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Wayne's World is a 1992 American comedy film directed by Penelope Spheeris, produced by Lorne Michaels and written by Mike Myers and Bonnie and Terry Turner. The film stars Myers (in his feature film debut) as Wayne Campbell and Dana Carvey as Garth Algar, rock and roll fans who broadcast a public-access television show. It also features Rob Lowe, Tia Carrere, Lara Flynn Boyle, Brian Doyle-Murray, Chris Farley, Ed O'Neill, Ione Skye, Meat Loaf, and Alice Cooper.

Wayne's World
Wayne's World.jpg
Theatrical poster
Directed by Penelope Spheeris
Produced by Lorne Michaels
Screenplay by
Based on Wayne's World
by Mike Myers
Starring
Music by J. Peter Robinson
Cinematography Theo van de Sande
Edited by Malcolm Campbell
Production
company
Distributed by Paramount Pictures
Release date
  • February 14, 1992 (1992-02-14)
Running time
95 minutes
Country United States
Language English
Budget $20 million
Box office $183.1 million[1]

Wayne's World was released on February 14, 1992, and was a critical and commercial success. Its sequel, Wayne's World 2, was released on December 10, 1993.

Contents

PlotEdit

In Aurora, Illinois, rock and roll fans Wayne Campbell and Garth Algar host a public-access television show, Wayne's World, from Wayne's parents' basement. They sell the rights to the show to television producer Benjamin Oliver for $10,000.

Wayne and Garth attend a local night club, where they avoid Wayne's troubled ex-girlfriend Stacy. Wayne falls for Cassandra Wong, vocalist and bassist of the band performing that night, Crucial Taunt, and impresses her with his Cantonese. He purchases an expensive guitar he has long coveted.

Benjamin attempts to steal Cassandra from Wayne by using his wealth and good looks. He distracts Wayne and Garth with all-access tickets to an Alice Cooper concert in Milwaukee, while offering to produce a music video for Crucial Taunt. At the concert, Wayne and Garth make the acquaintance of a bodyguard to music producer Frankie Sharp, head of Sharp Records.

While filming the revamped Wayne's World under Benjamin's oversight, Wayne and Garth find it difficult to adjust to the professional studio environment. Their contract obliges them to give a promotional interview to their sponsor, Noah Vanderhoff, who owns a franchise of amusement arcades. After Wayne publicly ridicules Vanderhoff, he is fired from the show, causing a rift in his friendship with Garth. Jealous of Benjamin, Wayne attempts to prevent Cassandra from participating in the Crucial Taunt music video shoot. She breaks up with him, furious at his lack of trust.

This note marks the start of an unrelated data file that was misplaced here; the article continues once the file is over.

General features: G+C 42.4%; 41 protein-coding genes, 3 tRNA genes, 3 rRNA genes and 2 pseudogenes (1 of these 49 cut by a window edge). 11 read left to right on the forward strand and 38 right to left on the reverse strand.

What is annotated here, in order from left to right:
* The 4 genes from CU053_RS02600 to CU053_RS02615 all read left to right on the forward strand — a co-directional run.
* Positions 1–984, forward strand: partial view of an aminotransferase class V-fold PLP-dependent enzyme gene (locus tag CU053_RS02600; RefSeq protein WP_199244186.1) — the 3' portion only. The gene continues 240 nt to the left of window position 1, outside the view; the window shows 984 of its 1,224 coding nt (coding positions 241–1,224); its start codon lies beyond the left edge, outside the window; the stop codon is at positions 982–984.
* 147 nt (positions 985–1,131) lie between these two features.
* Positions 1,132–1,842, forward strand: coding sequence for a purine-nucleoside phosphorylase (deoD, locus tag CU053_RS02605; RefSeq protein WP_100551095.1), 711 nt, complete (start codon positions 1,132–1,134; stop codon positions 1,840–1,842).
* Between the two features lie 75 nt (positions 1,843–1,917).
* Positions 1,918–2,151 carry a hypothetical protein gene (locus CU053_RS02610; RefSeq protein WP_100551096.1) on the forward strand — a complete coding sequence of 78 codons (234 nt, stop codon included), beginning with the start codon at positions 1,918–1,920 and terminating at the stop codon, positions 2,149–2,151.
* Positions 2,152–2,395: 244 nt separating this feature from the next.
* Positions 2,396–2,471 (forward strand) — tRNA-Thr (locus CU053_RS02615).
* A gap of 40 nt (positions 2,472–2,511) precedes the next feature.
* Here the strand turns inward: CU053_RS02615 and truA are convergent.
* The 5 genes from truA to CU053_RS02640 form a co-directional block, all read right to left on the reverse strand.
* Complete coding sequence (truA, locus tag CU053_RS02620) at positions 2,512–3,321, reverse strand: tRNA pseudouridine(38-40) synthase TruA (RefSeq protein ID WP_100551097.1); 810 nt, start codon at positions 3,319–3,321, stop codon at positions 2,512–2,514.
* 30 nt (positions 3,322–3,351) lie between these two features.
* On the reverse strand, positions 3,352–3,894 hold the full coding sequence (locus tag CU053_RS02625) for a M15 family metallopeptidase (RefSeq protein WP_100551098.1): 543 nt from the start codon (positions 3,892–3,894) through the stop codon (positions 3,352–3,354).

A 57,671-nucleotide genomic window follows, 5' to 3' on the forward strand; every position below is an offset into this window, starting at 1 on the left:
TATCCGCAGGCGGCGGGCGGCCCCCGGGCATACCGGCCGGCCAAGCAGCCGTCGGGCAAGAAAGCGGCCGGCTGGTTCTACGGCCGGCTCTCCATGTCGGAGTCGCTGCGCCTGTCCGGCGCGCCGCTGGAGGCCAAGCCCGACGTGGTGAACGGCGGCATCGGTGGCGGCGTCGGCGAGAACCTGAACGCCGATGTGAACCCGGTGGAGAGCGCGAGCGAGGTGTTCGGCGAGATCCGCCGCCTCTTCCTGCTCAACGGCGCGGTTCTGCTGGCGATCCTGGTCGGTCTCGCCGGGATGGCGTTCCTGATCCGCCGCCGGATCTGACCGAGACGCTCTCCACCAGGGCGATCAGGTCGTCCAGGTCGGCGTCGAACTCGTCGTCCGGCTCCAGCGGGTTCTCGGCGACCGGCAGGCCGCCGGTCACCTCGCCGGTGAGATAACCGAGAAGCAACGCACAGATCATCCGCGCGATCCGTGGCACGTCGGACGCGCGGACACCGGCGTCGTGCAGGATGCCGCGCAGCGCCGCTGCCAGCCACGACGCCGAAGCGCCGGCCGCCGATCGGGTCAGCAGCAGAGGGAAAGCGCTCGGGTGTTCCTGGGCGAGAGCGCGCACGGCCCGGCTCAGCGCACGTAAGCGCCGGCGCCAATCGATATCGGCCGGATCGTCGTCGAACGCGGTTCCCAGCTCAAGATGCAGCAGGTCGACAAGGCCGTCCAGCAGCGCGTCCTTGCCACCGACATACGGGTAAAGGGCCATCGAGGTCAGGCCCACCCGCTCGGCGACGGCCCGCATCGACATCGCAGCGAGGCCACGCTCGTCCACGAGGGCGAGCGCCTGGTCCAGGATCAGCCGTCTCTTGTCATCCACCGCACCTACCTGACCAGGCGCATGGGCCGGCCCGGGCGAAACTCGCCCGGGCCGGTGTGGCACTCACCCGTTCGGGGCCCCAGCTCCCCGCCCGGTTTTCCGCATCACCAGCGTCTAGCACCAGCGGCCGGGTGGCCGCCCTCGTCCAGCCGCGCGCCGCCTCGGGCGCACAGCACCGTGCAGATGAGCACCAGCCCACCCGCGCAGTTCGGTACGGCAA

Wayne and Garth reunite and hatch a plan to win Cassandra back by having Sharp hear Crucial Taunt play. While Garth and their friends infiltrate a satellite station with the aid of Benjamin's assistant, Wayne goes to Cassandra's video shoot, but embarrasses himself in an attempt to expose Benjamin's ulterior motive. As he leaves, Cassandra changes her mind about Benjamin. Wayne apologizes and they return to Aurora.

The Wayne's World crew hacks into Sharp's satellite television and broadcast the Crucial Taunt performance from Wayne's basement, where Sharp and Benjamin converge. Sharp declines to offer Crucial Taunt a record contract, Cassandra breaks up with Wayne and departs with Benjamin for a tropical resort, Stacy reveals that she is pregnant with Wayne's child, and a fire destroys Wayne's house.

Dissatisfied, Wayne and Garth reenact the scene, unmasking Benjamin as "Old Man Withers" in a "Scooby-Doo ending". They reenact it again in a "mega happy ending" in which Cassandra signs a record contract and reunites with Wayne, Garth begins a relationship with a waitress, and Benjamin learns that money and good looks do not bring happiness.

CastEdit

ProductionEdit

In 1991, a film adaptation of Wayne’s World was greenlit by Paramount Pictures, only the second movie based upon a Saturday Night Live sketch following The Blues Brothers in 1980.[3] Penelope Spheeris was hired to direct by Lorne Michaels. Spheeris had previously directed several music documentaries. "It was a lucky shot, I’ll tell you," Spheeris said. "I had been just struggling as a female director in this business for many years. I was 45 years old when I got that job. I just kept hanging in there. And Wayne’s World happened, and it sort of flipped my life around."[4]

Spheeris clashed with Myers during filming. According to Spheeris, on one occasion, Myers stormed off the set, upset that there was "no margarine for his bagel, only butter." She told Entertainment Weekly that he was "emotionally needy and got more difficult as the shoot went along. You should have heard him bitching when I was trying to do that ‘Bohemian Rhapsody’ scene: ‘I can’t move my neck like that! Why do we have to do this so many times? No one is going to laugh at that!'" Spheeris attempted to assuage Myers by having her daughter provide him snacks.[5] Myers and Spheeris argued over the final cut of the film, causing Myers to prevent Spheeris from directing the 1993 sequel.[6][7]